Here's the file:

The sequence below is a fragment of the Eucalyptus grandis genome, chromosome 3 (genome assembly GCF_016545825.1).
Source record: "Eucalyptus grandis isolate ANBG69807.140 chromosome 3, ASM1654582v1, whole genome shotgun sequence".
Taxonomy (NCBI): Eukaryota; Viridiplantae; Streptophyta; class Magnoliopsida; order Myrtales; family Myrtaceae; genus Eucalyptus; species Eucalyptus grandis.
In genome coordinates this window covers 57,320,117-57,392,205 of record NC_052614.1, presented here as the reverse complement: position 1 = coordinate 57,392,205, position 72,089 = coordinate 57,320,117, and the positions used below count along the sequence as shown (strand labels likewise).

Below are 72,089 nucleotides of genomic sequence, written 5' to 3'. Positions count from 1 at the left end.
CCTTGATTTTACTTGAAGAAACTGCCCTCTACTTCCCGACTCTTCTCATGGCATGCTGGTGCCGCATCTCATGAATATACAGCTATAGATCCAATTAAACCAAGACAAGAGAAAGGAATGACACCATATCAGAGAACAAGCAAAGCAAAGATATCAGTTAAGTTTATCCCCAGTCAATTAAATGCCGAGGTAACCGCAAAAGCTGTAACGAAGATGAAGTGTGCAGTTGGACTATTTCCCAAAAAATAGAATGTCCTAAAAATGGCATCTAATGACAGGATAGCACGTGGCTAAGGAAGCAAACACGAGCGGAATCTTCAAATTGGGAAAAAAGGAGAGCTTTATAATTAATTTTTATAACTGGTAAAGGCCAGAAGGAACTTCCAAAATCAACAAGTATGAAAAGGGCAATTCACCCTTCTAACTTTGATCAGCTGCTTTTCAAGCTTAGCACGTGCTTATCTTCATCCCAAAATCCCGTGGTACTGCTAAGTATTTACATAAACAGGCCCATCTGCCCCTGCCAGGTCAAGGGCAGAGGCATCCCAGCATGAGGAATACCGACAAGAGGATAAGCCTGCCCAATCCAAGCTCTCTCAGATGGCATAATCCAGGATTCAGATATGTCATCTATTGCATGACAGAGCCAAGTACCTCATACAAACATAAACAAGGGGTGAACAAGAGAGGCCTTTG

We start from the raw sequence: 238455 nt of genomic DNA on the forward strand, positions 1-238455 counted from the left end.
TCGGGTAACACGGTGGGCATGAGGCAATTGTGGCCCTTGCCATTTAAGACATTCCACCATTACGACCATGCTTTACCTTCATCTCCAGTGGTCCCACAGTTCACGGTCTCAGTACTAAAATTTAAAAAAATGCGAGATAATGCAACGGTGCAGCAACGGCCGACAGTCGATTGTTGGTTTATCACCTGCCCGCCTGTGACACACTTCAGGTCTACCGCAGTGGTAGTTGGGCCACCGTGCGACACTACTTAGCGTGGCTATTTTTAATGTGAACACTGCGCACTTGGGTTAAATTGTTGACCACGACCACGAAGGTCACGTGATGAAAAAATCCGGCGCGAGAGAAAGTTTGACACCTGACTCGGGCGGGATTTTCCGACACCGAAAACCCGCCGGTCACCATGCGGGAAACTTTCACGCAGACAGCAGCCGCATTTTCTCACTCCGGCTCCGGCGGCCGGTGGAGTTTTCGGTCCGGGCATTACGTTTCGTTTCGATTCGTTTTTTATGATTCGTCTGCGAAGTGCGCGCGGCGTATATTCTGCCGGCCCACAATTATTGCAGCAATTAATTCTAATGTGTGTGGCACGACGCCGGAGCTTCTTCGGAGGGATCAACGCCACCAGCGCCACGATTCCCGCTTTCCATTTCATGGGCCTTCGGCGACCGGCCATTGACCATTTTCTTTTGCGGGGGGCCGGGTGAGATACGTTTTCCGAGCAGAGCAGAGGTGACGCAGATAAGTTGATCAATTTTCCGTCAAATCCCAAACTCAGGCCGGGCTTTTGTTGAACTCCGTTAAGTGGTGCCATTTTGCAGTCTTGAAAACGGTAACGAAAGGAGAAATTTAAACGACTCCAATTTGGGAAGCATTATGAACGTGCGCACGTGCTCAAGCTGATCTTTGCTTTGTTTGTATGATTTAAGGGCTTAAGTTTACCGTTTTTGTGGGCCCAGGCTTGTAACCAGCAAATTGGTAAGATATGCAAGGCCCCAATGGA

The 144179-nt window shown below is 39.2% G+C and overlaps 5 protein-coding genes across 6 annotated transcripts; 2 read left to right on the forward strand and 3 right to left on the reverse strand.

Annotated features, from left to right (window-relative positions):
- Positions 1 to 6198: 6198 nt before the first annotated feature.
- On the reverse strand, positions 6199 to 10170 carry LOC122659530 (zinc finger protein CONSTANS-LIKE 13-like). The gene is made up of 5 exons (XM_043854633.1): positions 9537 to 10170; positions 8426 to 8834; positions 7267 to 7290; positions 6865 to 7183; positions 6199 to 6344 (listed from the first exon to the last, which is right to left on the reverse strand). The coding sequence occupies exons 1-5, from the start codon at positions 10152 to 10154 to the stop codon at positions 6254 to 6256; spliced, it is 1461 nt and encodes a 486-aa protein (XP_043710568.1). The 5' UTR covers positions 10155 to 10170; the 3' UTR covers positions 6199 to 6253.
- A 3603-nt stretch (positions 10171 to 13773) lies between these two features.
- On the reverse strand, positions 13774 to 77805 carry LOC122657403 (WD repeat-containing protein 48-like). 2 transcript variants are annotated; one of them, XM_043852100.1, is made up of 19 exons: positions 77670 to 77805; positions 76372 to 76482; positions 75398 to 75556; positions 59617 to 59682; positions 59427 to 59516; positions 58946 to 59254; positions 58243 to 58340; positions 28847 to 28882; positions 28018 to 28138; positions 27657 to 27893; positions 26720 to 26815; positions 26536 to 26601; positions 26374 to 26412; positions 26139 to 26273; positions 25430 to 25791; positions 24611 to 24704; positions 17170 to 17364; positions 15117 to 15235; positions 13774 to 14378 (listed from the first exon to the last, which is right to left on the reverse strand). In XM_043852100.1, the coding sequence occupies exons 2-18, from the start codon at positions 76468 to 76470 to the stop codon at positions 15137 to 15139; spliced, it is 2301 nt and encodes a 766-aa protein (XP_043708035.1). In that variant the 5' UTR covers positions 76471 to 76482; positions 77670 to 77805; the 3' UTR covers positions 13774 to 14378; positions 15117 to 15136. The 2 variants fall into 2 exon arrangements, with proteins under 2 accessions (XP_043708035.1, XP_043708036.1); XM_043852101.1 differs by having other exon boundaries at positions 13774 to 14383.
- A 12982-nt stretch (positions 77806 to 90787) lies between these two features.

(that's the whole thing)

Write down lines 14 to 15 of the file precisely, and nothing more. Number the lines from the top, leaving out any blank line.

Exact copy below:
- On the reverse strand, positions 13774 to 77805 carry LOC122657403 (WD repeat-containing protein 48-like). 2 transcript variants are annotated; one of them, XM_043852100.1, is made up of 19 exons: positions 77670 to 77805; positions 76372 to 76482; positions 75398 to 75556; positions 59617 to 59682; positions 59427 to 59516; positions 58946 to 59254; positions 58243 to 58340; positions 28847 to 28882; positions 28018 to 28138; positions 27657 to 27893; positions 26720 to 26815; positions 26536 to 26601; positions 26374 to 26412; positions 26139 to 26273; positions 25430 to 25791; positions 24611 to 24704; positions 17170 to 17364; positions 15117 to 15235; positions 13774 to 14378 (listed from the first exon to the last, which is right to left on the reverse strand). In XM_043852100.1, the coding sequence occupies exons 2-18, from the start codon at positions 76468 to 76470 to the stop codon at positions 15137 to 15139; spliced, it is 2301 nt and encodes a 766-aa protein (XP_043708035.1). In that variant the 5' UTR covers positions 76471 to 76482; positions 77670 to 77805; the 3' UTR covers positions 13774 to 14378; positions 15117 to 15136. The 2 variants fall into 2 exon arrangements, with proteins under 2 accessions (XP_043708035.1, XP_043708036.1); XM_043852101.1 differs by having other exon boundaries at positions 13774 to 14383.
- A 12982-nt stretch (positions 77806 to 90787) lies between these two features.